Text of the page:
Ghana’s Drop In Reporter’s Without Borders Press Freedom Rankings And Suggestions

Once again Journalists the world over are celebrating Press Freedom Day. A day proclaimed by the UN General Assembly in December 1993, following the recommendations by UNESCO. Since then, journalists have used the occasion to highlight the fundamental principles of press freedom; assess the state of press freedom around the world; bringing to the fore the need to defend the media from attacks; and above all pay tribute to journalists who have lost their lives in the line of duty. Here in Ghana, the murder of Ahmed Suale raises a number of questions regarding the safety of journalists.
On Wednesday, January 16, 2019, Ahmed Hussein Suale, a member of the Tiger Eye PI investigative team led by Anas Aremeyaw Anas, was shot and killed by unknown gunmen. This incident attracted local, regional and international attention and condemnation. Many including the UN have called on the Ghanaian authorities to promptly and thoroughly investigate the matter to bring the perpetrators to book. Indeed, the police are yet to arrest the culprits. Ahmed’s killing in the line of duty exposes the deficiencies when it comes to safety of Journalists in Ghana. It also portrays the failure by the State in protecting the inherent right of Journalists as enshrined in Articles 162 and 163 in the 1992 constitution.
According to the Media Foundation For West Africa, in the last four years, there have been reports of 62 incidence of attacks on journalists and media houses in Ghana. And this translates into more than one attack on journalists per month. The attacks seem to prevail unabated. The Society of Professional Journalists, CPJ reports that 54 journalists were killed last year in the line of duty. Notable among them was the assassination at the Saudi Consulate in Istanbul Turkey of Saudi Journalist, Jamal Khashoggi. His family say they are yet to find justice. Speaking of justice, Multimedia Journalist, Latif Idris is also among the list of Ghanaian Journalists who have been victims of assault. Latif suffered a fractured skull after he was brutalised by the police. There have also been attacks on media organizations such as Hot FM in Accra, Radio Justice in Tamale, and the Daily Guide’s offices in Kumasi.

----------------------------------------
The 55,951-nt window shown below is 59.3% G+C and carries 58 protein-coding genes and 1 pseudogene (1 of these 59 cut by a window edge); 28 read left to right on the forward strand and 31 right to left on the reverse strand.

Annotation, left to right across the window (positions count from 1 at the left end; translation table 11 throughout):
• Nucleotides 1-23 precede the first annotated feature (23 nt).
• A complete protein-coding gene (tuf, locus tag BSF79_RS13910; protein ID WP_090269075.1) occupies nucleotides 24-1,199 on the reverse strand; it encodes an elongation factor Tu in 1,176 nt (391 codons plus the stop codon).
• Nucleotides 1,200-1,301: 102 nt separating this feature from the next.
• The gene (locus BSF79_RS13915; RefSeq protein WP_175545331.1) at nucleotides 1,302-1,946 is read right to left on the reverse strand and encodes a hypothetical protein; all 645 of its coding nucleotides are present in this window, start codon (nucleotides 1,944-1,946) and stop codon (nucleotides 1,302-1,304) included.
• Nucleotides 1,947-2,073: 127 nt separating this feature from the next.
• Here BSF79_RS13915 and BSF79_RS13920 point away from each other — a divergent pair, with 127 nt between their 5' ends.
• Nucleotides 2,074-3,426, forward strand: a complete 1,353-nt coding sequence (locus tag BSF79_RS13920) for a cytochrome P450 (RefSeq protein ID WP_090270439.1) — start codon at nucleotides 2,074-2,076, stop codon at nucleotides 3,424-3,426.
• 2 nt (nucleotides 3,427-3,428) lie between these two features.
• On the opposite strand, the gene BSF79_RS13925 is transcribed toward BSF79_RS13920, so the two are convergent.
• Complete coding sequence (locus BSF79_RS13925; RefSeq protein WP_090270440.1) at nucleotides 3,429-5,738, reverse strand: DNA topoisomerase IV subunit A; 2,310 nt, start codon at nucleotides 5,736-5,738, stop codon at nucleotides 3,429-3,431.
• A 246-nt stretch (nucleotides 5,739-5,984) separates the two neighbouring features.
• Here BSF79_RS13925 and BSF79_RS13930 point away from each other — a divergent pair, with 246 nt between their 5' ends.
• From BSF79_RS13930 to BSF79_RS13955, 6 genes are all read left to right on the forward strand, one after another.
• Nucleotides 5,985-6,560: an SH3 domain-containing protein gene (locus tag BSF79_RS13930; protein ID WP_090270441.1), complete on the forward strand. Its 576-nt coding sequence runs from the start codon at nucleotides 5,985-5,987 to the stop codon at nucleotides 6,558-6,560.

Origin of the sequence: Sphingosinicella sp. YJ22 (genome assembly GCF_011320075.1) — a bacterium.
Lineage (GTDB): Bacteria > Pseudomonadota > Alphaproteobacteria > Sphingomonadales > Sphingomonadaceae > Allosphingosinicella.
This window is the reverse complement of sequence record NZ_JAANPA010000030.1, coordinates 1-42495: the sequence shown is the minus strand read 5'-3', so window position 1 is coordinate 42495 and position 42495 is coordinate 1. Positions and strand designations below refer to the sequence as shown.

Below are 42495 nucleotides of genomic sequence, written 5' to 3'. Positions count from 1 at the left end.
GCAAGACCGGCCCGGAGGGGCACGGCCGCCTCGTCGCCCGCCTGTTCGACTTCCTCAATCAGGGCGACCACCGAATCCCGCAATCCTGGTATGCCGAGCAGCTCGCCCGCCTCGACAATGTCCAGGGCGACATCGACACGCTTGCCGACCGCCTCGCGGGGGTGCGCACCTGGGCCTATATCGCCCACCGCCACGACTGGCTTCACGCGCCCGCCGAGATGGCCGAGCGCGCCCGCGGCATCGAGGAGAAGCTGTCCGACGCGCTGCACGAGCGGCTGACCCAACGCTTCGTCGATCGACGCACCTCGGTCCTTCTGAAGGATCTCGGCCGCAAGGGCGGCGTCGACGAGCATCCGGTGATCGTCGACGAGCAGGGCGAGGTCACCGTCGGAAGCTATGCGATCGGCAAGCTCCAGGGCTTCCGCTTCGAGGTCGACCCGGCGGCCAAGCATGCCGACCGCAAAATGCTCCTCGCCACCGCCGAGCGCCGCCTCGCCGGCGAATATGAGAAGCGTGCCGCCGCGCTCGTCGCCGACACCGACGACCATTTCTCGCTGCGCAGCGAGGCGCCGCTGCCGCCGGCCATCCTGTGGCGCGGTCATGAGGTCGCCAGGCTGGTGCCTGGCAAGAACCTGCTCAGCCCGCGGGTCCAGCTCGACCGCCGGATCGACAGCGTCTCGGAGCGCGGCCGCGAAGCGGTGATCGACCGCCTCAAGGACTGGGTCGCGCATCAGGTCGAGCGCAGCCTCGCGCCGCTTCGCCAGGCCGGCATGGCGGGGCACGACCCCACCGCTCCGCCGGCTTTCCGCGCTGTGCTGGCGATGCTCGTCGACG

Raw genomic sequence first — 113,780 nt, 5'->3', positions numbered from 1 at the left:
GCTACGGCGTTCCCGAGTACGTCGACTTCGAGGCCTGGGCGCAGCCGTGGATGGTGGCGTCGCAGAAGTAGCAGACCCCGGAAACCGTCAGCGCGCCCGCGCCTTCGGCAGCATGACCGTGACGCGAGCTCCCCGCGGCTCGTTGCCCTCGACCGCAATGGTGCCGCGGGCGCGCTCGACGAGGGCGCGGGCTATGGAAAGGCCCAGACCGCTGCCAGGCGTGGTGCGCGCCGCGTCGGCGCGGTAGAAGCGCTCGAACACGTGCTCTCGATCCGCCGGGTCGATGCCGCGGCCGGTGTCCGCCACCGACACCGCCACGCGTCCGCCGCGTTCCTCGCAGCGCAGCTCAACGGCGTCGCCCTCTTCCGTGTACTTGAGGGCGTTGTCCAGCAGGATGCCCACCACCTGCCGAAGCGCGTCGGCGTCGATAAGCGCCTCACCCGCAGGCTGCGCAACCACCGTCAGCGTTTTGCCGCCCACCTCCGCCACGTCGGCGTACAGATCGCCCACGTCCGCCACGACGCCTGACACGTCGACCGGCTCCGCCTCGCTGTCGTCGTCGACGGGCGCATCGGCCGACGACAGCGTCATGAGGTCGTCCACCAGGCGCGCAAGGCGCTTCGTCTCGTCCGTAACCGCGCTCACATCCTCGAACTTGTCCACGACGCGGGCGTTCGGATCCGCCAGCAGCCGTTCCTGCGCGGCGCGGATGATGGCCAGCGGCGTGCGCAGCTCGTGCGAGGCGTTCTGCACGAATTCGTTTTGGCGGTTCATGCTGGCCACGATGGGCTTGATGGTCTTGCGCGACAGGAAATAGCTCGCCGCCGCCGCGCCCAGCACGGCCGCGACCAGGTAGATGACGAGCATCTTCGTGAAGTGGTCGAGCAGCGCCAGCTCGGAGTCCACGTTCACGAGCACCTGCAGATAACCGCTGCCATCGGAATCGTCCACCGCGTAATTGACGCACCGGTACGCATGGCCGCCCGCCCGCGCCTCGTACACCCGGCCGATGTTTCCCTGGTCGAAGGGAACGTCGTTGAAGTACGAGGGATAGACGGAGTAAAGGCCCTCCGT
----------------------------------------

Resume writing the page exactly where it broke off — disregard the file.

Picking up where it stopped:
The consequence of the continued phenomenon of state inaction on issues of attacks on journalists have bred a thriving culture of impunity that has given the impression that journalists can be abused without a finger being raised. No doubt Ghana has dropped in this year’s press freedom rankings. The latest ranking released by Reporters without Borders shows Namibia at the top spot in Africa in the World Press Freedom Index. Ironically, Ghana hosted the global celebration of World Press Freedom Day last year, while on top of the league table of free media space in Africa and ranked 23rd globally. Ghana is now ranked 2nd in Africa and 27th globally.
This drop-in press freedom signals the need to strengthen the cooperation between media and the law enforcement agencies and build and strengthen national mechanism for the safety of journalists. What is more important, journalists must desist from collecting ”back door compensation”, that undermines the collective urge and responsibility to seek justice and ensure safety for journalists in the line of duty.
By Rebecca Ekpe, a Journalist.


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